Blog Archives →

affordable housing, Harlem, housing lotteries

Riverton Square, East Harlem

Riverton Square, via A&E Real Estate

Last November, East Harlem’s Riverton Square opened up its 7,500-name waitlist for middle-income families. They’ve now reopened it, this time to a wider range of income brackets. Households earning 60, 80, or 125 percent of the area median income can put their name on the list for units ranging from $1,174/month one-bedrooms to $2,983/month three-bedrooms. The affordable seven-building development was built by the Metropolitan Life Insurance Company in 1947 to serve as housing for WWII veterans. Unlike their similar complexes, Stuyvesant Town and the Bronx’s Parkchester, Riverton did not bar black and Hispanic tenants from renting. Today, the 12-acre complex offers a gated community with 12 acres of beautifully landscaped grounds and a public fountain, a new basketball court and playground, and a newly built senior center and after-school center.

Find out if you qualify

affordable housing, Harlem

Sendero Verde, East Harlem, Passive House

Rendering courtesy of Handel Architects

Permits have been filed for a 37-story, 384-unit tower in East Harlem as part of Sendero Verde, a massive mixed-use complex developed by Jonathan Rose Companies and L + M Development. The site’s newest building is set to rise at 1681 Madison Avenue and measure just over 385,000 square feet. Floors five through 36 of the Handel Architects-designed building will contain 12 apartments each; offices and retail space will occupy the first three levels, as CityRealty learned. A fresh pair of renderings of Sendero Verde highlights the winding central landscaped path, nonprofit DREAM’s charter school and the extensive community space planned for the development.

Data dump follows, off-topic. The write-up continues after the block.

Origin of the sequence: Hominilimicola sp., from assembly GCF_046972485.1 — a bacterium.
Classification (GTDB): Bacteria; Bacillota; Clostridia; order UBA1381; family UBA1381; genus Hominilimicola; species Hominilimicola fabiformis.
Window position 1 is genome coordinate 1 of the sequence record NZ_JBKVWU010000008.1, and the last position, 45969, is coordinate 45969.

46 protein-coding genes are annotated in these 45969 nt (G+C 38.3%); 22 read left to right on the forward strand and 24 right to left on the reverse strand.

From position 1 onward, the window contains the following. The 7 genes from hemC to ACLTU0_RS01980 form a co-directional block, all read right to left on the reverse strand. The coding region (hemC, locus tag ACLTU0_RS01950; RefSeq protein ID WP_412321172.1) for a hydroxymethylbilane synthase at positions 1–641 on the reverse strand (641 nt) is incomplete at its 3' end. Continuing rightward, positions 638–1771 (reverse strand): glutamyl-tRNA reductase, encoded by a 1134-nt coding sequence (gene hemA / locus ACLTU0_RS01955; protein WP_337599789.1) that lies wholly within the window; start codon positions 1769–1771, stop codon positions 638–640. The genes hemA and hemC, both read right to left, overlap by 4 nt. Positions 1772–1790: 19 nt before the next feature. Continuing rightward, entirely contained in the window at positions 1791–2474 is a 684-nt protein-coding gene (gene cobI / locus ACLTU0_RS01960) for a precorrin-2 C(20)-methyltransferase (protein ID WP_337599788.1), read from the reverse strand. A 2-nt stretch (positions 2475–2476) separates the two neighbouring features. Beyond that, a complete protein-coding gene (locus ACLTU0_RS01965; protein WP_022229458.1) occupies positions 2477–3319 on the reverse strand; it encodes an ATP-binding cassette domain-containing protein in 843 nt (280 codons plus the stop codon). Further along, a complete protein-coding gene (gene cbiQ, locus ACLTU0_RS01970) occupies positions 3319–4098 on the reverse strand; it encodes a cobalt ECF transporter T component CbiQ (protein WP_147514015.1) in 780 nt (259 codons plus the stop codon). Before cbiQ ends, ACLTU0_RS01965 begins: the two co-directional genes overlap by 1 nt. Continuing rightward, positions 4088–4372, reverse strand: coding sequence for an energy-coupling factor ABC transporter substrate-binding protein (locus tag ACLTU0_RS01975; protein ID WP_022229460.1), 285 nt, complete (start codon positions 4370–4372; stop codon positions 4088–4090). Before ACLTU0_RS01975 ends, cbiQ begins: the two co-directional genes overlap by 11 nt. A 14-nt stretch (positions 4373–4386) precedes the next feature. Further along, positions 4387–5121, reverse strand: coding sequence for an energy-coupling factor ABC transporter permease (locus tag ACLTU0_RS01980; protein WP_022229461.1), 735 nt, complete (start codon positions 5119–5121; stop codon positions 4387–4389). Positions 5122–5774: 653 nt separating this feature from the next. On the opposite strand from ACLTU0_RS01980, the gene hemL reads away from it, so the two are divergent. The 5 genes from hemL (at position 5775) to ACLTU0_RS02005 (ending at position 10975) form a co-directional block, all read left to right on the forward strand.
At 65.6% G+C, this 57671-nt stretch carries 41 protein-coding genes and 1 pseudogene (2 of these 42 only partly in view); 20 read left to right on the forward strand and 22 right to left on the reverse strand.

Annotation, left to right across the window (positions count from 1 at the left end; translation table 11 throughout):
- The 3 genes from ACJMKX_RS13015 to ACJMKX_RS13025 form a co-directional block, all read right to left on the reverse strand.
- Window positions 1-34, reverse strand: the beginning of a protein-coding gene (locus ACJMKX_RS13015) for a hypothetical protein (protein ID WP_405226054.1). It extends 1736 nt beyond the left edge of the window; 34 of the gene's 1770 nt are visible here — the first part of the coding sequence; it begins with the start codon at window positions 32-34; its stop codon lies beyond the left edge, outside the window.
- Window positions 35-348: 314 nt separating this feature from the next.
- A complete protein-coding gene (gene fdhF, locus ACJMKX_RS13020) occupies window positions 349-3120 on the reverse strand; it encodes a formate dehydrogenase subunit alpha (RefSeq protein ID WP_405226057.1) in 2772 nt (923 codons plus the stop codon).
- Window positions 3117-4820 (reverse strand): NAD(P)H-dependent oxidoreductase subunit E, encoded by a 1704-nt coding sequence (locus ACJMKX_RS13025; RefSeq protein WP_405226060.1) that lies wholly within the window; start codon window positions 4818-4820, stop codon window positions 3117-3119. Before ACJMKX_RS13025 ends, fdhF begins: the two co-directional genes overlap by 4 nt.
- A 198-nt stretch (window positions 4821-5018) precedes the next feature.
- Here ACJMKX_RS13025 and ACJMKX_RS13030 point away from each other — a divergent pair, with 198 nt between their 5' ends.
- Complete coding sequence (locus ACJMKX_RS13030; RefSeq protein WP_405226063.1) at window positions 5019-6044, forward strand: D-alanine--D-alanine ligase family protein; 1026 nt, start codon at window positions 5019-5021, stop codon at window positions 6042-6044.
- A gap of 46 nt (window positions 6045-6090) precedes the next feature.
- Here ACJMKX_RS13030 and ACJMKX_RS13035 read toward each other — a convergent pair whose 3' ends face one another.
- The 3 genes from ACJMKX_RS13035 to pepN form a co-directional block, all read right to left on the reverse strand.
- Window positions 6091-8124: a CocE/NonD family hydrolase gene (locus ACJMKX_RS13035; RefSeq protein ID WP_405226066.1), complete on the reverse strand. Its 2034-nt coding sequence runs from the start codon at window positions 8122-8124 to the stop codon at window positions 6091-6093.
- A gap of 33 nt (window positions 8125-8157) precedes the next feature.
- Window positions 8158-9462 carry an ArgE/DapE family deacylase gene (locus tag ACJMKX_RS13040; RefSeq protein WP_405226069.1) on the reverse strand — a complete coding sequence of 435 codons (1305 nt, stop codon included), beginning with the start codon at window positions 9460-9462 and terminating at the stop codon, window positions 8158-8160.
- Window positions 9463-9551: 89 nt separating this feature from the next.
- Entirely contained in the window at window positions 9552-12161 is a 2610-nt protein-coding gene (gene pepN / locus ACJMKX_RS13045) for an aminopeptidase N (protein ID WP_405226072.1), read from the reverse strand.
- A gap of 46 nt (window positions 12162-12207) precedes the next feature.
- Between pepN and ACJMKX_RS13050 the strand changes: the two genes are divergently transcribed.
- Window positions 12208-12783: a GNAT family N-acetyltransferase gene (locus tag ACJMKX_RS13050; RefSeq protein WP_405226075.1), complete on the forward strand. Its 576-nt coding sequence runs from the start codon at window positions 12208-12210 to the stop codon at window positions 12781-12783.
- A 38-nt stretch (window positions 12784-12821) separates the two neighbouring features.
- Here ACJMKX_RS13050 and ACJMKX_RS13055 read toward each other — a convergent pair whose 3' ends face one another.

More this way

affordable housing, Harlem, housing lotteries

2183 Third Avenue, East Harlem rental

Photo via Peter Ashe

With East Harlem becoming hipper by the month, this affordable housing lottery for 12 units at the new building 2183 Third Avenue is a super steal, especially considering the building offers a gym, rooftop, recreation area, and laundry room. From $856/month studios to $1,114/month two-bedrooms, the apartments are available to households earning 60 percent of the area median income. Located at the northeast corner of East 119th Street and Third Avenue, the 12-story building is not only three blocks from the 6 train, but it’s right near local hot spots like the original Patsy’s Pizza and Hot Jalapeno, as well as the Target and Costco at East River Plaza.

Find out if you qualify

Harlem

Statue of Dr. J. Marion Sims in Central Park. Image: Wikimedia Commons.

New York City’s Public Design Commission voted unanimously Monday in favor of removing a statue of 19th century surgeon J. Marion Sims from its Central Park pedestal, the New York Times reports. It was recommended that the statue of the controversial doctor, who conducted experimental surgeries on female slaves without their consent (and without anesthesia), be removed from its spot at 103rd Street in East Harlem after Mayor Bill de Blasio asked for a review of “symbols of hate” on city property eight months ago. 6sqft previously reported on the request by Manhattan Community Board 11 to remove the East Harlem statue of Sims, who is regarded as the father of modern gynecology. The statue, which will be moved to Brooklyn’s Green-Wood Cemetery where the doctor is buried, represents the city’s first decision to make changes to a prominent monument since the review.

Find out more

affordable housing, Harlem, housing lotteries

Rendering via MAP Architects

A brand new East Harlem mixed-use development, known as Acacia Gardens, now has 124 middle- income apartments up for grabs. The 12-story brick building at 411 East 120th Street, the site of a former parking lot, includes over 180,000 square feet of residential space. Qualifying New Yorkers earning 60 and 100 percent of the area median income can apply for units ranging from an $822/month studio to a $1,706/month three-bedroom.